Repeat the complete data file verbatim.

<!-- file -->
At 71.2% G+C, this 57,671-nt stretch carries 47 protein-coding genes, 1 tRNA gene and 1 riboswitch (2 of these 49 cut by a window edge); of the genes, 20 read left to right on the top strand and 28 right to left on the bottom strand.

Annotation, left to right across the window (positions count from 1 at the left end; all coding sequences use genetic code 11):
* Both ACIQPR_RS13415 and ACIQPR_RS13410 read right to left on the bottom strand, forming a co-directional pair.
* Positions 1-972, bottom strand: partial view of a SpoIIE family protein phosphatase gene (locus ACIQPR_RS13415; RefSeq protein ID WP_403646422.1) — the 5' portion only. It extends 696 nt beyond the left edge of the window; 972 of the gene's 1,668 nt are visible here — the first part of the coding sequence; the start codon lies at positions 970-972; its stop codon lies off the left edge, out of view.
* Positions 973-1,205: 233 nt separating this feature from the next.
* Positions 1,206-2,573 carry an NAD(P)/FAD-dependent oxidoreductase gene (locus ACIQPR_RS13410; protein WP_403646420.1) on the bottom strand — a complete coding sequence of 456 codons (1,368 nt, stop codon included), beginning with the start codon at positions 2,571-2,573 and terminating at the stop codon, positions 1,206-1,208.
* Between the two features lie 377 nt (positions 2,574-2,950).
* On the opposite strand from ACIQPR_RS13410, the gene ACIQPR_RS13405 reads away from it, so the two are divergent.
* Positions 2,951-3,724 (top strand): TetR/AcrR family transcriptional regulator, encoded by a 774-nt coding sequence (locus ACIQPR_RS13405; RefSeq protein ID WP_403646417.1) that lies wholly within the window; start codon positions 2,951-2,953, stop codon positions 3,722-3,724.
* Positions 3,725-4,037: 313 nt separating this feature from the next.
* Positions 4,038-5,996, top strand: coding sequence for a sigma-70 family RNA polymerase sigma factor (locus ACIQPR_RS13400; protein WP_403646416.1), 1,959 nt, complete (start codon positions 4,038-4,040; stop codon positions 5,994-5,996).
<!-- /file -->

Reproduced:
At 71.2% G+C, this 57,671-nt stretch carries 47 protein-coding genes, 1 tRNA gene and 1 riboswitch (2 of these 49 cut by a window edge); of the genes, 20 read left to right on the top strand and 28 right to left on the bottom strand.

Annotation, left to right across the window (positions count from 1 at the left end; all coding sequences use genetic code 11):
* Both ACIQPR_RS13415 and ACIQPR_RS13410 read right to left on the bottom strand, forming a co-directional pair.
* Positions 1-972, bottom strand: partial view of a SpoIIE family protein phosphatase gene (locus ACIQPR_RS13415; RefSeq protein ID WP_403646422.1) — the 5' portion only. It extends 696 nt beyond the left edge of the window; 972 of the gene's 1,668 nt are visible here — the first part of the coding sequence; the start codon lies at positions 970-972; its stop codon lies off the left edge, out of view.
* Positions 973-1,205: 233 nt separating this feature from the next.
* Positions 1,206-2,573 carry an NAD(P)/FAD-dependent oxidoreductase gene (locus ACIQPR_RS13410; protein WP_403646420.1) on the bottom strand — a complete coding sequence of 456 codons (1,368 nt, stop codon included), beginning with the start codon at positions 2,571-2,573 and terminating at the stop codon, positions 1,206-1,208.
* Between the two features lie 377 nt (positions 2,574-2,950).
* On the opposite strand from ACIQPR_RS13410, the gene ACIQPR_RS13405 reads away from it, so the two are divergent.
* Positions 2,951-3,724 (top strand): TetR/AcrR family transcriptional regulator, encoded by a 774-nt coding sequence (locus ACIQPR_RS13405; RefSeq protein ID WP_403646417.1) that lies wholly within the window; start codon positions 2,951-2,953, stop codon positions 3,722-3,724.
* Positions 3,725-4,037: 313 nt separating this feature from the next.
* Positions 4,038-5,996, top strand: coding sequence for a sigma-70 family RNA polymerase sigma factor (locus ACIQPR_RS13400; protein WP_403646416.1), 1,959 nt, complete (start codon positions 4,038-4,040; stop codon positions 5,994-5,996).